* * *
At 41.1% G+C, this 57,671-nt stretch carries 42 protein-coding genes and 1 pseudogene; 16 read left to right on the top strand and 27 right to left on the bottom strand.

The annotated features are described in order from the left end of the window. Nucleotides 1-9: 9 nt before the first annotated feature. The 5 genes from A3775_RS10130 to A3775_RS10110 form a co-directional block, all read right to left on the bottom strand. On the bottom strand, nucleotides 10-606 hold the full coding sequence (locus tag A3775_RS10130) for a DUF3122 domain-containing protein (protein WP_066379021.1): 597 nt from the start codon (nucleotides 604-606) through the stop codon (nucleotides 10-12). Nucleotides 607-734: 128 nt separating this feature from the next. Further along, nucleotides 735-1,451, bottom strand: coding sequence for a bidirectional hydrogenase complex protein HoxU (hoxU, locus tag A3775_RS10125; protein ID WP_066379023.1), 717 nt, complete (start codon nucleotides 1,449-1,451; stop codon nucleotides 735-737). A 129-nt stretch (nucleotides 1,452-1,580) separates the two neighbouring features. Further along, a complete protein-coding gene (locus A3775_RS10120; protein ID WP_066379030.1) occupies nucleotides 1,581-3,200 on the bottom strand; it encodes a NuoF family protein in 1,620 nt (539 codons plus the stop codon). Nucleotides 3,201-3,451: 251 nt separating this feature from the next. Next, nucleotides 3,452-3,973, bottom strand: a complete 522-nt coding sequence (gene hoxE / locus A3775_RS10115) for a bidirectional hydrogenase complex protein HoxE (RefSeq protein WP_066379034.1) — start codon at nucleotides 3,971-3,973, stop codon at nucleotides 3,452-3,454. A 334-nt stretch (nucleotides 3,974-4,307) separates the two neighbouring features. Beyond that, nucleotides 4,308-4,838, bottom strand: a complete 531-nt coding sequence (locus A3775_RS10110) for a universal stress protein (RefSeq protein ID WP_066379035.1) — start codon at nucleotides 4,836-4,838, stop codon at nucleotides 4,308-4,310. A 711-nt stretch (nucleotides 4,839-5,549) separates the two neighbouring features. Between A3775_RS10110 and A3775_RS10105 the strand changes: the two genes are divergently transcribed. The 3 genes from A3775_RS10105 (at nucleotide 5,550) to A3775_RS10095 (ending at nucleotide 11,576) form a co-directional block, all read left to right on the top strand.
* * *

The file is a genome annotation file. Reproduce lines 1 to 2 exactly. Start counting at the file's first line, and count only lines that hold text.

At 41.1% G+C, this 57,671-nt stretch carries 42 protein-coding genes and 1 pseudogene; 16 read left to right on the top strand and 27 right to left on the bottom strand.

The annotated features are described in order from the left end of the window. Nucleotides 1-9: 9 nt before the first annotated feature. The 5 genes from A3775_RS10130 to A3775_RS10110 form a co-directional block, all read right to left on the bottom strand. On the bottom strand, nucleotides 10-606 hold the full coding sequence (locus tag A3775_RS10130) for a DUF3122 domain-containing protein (protein WP_066379021.1): 597 nt from the start codon (nucleotides 604-606) through the stop codon (nucleotides 10-12). Nucleotides 607-734: 128 nt separating this feature from the next. Further along, nucleotides 735-1,451, bottom strand: coding sequence for a bidirectional hydrogenase complex protein HoxU (hoxU, locus tag A3775_RS10125; protein ID WP_066379023.1), 717 nt, complete (start codon nucleotides 1,449-1,451; stop codon nucleotides 735-737). A 129-nt stretch (nucleotides 1,452-1,580) separates the two neighbouring features. Further along, a complete protein-coding gene (locus A3775_RS10120; protein ID WP_066379030.1) occupies nucleotides 1,581-3,200 on the bottom strand; it encodes a NuoF family protein in 1,620 nt (539 codons plus the stop codon). Nucleotides 3,201-3,451: 251 nt separating this feature from the next. Next, nucleotides 3,452-3,973, bottom strand: a complete 522-nt coding sequence (gene hoxE / locus A3775_RS10115) for a bidirectional hydrogenase complex protein HoxE (RefSeq protein WP_066379034.1) — start codon at nucleotides 3,971-3,973, stop codon at nucleotides 3,452-3,454. A 334-nt stretch (nucleotides 3,974-4,307) separates the two neighbouring features. Beyond that, nucleotides 4,308-4,838, bottom strand: a complete 531-nt coding sequence (locus A3775_RS10110) for a universal stress protein (RefSeq protein ID WP_066379035.1) — start codon at nucleotides 4,836-4,838, stop codon at nucleotides 4,308-4,310. A 711-nt stretch (nucleotides 4,839-5,549) separates the two neighbouring features. Between A3775_RS10110 and A3775_RS10105 the strand changes: the two genes are divergently transcribed. The 3 genes from A3775_RS10105 (at nucleotide 5,550) to A3775_RS10095 (ending at nucleotide 11,576) form a co-directional block, all read left to right on the top strand.